From CNET News:
… Elizabeth Thrasher, 40, allegedly posted a photo and personal contact details of a teenage girl in the Casual Encounters section of Craigslist during the spring. The teen reportedly received phone calls, e-mails, and text messages from strange men, prompting her to call the police.
Thrasher was then charged with the crime of cyberbullying under the statute 565-090, passed in Missouri in August 2008. Unofficially known as Megan’s law, the statute is named after 13-year-old Megan Meier who committed suicide in 2006 after being the victim of an Internet hoax set up by a schoolmate’s mother. …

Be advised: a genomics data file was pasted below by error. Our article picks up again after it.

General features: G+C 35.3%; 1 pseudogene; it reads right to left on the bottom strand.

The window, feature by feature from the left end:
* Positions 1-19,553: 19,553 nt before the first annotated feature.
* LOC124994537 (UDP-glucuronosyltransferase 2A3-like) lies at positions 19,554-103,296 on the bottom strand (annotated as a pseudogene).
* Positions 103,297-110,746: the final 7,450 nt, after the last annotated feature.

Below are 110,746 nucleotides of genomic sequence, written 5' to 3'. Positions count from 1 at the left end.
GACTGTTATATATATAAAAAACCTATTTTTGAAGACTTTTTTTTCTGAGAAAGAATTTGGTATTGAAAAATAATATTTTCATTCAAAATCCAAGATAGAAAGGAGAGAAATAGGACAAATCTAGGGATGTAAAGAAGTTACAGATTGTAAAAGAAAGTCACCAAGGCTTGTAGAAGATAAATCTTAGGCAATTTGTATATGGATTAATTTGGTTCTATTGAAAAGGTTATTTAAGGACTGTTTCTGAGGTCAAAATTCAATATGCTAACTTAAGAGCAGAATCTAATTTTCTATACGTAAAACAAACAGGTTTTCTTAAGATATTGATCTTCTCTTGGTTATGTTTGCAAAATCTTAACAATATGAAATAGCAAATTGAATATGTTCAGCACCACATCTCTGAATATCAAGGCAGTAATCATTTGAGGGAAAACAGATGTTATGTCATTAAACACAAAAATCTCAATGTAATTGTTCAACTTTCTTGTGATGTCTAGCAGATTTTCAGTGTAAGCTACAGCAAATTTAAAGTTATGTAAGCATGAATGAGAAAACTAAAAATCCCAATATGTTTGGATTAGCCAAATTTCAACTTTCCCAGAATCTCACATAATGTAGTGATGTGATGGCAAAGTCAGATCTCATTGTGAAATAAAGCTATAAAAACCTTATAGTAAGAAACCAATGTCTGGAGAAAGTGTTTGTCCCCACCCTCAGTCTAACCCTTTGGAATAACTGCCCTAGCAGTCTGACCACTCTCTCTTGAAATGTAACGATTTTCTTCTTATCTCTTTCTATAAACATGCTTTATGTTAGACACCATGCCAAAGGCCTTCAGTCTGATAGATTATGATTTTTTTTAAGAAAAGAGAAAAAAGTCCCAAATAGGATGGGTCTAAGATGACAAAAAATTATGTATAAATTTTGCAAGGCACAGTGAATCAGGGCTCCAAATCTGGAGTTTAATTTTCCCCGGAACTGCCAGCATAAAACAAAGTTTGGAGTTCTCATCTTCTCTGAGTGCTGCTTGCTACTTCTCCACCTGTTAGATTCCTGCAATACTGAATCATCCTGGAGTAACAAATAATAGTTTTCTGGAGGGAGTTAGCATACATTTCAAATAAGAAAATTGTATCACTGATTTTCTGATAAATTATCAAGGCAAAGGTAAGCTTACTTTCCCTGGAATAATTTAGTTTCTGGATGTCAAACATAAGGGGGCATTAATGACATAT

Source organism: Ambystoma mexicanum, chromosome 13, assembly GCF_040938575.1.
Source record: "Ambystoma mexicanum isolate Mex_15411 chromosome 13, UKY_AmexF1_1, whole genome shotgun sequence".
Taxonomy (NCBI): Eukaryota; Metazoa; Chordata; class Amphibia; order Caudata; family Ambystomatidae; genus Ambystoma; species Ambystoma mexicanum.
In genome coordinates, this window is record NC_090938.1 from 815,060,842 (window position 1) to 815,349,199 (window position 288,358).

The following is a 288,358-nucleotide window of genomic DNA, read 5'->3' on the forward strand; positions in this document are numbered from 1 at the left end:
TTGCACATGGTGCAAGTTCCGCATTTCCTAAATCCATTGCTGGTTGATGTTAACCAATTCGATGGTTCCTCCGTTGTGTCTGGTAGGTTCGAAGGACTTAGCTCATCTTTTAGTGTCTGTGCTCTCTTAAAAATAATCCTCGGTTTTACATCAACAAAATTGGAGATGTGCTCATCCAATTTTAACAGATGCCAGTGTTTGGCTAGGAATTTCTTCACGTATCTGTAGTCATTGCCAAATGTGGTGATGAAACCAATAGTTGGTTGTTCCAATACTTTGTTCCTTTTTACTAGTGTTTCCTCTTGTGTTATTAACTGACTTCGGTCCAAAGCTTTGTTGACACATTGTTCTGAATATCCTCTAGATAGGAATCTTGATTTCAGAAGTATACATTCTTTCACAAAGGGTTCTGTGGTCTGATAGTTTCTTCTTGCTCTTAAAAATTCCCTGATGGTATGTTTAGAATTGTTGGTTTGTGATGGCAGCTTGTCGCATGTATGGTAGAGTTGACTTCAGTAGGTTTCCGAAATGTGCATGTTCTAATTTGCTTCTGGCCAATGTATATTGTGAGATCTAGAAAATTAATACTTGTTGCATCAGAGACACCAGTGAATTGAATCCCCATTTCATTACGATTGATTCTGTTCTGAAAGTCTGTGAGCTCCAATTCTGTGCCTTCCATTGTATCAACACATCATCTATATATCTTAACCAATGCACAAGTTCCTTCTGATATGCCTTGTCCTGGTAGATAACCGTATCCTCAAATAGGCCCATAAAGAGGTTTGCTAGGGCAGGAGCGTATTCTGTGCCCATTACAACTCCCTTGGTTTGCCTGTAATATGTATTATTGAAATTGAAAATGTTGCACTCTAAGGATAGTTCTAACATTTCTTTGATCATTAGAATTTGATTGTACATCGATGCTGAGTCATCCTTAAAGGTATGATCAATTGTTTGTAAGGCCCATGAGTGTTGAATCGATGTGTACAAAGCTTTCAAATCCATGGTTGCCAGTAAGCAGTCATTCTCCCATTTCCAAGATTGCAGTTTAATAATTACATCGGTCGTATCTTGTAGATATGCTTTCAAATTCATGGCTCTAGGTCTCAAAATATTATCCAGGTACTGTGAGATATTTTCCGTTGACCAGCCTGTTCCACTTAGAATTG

This article describes the legal positions of both Thrasher and the State of Missouri on behalf of the girl she allegedly targeted for abuse. Posting a fake profile that solicits sexual contact from men seems to be an effective way to really traumatize women. Sadly, it’s not clear these acts will be unambiguously illegal any time soon. One “online freedom” advocacy organization that characterizes a telephone company’s efforts to track the comings and goings of its customers as “stalking” (see also) couldn’t seem to care less about women who are put at risk when their contact information is maliciously posted online; the malicious posters’ rights to anonymously lie, create false online profiles and orchestrate campaigns of abuse are apparently far more important than a woman’s right not to have strange men showing up at her home and place of work demanding sex.